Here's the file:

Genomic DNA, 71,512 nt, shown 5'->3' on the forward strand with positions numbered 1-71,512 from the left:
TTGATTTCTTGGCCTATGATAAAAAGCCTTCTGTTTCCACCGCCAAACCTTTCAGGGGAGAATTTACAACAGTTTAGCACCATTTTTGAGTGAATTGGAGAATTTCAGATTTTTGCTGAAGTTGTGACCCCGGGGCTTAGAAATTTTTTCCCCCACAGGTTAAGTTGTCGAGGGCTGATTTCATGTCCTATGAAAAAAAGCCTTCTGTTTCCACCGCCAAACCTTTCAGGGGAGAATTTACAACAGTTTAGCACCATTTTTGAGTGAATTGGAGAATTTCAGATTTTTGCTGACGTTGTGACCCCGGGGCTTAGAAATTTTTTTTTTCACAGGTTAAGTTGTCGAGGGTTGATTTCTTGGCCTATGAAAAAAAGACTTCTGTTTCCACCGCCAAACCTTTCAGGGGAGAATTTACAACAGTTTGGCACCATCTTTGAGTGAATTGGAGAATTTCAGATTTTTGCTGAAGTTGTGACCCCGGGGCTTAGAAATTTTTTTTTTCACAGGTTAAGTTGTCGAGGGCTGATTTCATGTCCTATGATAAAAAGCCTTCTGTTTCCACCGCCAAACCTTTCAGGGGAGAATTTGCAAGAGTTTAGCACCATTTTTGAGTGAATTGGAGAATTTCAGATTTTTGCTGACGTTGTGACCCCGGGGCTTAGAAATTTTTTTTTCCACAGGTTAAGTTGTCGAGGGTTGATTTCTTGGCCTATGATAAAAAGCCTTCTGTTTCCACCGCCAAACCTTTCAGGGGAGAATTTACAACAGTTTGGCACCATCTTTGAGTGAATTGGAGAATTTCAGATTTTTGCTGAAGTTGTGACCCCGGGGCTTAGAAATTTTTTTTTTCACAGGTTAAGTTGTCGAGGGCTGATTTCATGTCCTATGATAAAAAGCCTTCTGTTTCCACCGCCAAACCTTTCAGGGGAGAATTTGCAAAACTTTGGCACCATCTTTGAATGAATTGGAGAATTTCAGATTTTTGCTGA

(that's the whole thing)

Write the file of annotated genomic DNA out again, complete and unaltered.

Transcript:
Genomic DNA, 71,512 nt, shown 5'->3' on the forward strand with positions numbered 1-71,512 from the left:
TTGATTTCTTGGCCTATGATAAAAAGCCTTCTGTTTCCACCGCCAAACCTTTCAGGGGAGAATTTACAACAGTTTAGCACCATTTTTGAGTGAATTGGAGAATTTCAGATTTTTGCTGAAGTTGTGACCCCGGGGCTTAGAAATTTTTTCCCCCACAGGTTAAGTTGTCGAGGGCTGATTTCATGTCCTATGAAAAAAAGCCTTCTGTTTCCACCGCCAAACCTTTCAGGGGAGAATTTACAACAGTTTAGCACCATTTTTGAGTGAATTGGAGAATTTCAGATTTTTGCTGACGTTGTGACCCCGGGGCTTAGAAATTTTTTTTTTCACAGGTTAAGTTGTCGAGGGTTGATTTCTTGGCCTATGAAAAAAAGACTTCTGTTTCCACCGCCAAACCTTTCAGGGGAGAATTTACAACAGTTTGGCACCATCTTTGAGTGAATTGGAGAATTTCAGATTTTTGCTGAAGTTGTGACCCCGGGGCTTAGAAATTTTTTTTTTCACAGGTTAAGTTGTCGAGGGCTGATTTCATGTCCTATGATAAAAAGCCTTCTGTTTCCACCGCCAAACCTTTCAGGGGAGAATTTGCAAGAGTTTAGCACCATTTTTGAGTGAATTGGAGAATTTCAGATTTTTGCTGACGTTGTGACCCCGGGGCTTAGAAATTTTTTTTTCCACAGGTTAAGTTGTCGAGGGTTGATTTCTTGGCCTATGATAAAAAGCCTTCTGTTTCCACCGCCAAACCTTTCAGGGGAGAATTTACAACAGTTTGGCACCATCTTTGAGTGAATTGGAGAATTTCAGATTTTTGCTGAAGTTGTGACCCCGGGGCTTAGAAATTTTTTTTTTCACAGGTTAAGTTGTCGAGGGCTGATTTCATGTCCTATGATAAAAAGCCTTCTGTTTCCACCGCCAAACCTTTCAGGGGAGAATTTGCAAAACTTTGGCACCATCTTTGAATGAATTGGAGAATTTCAGATTTTTGCTGA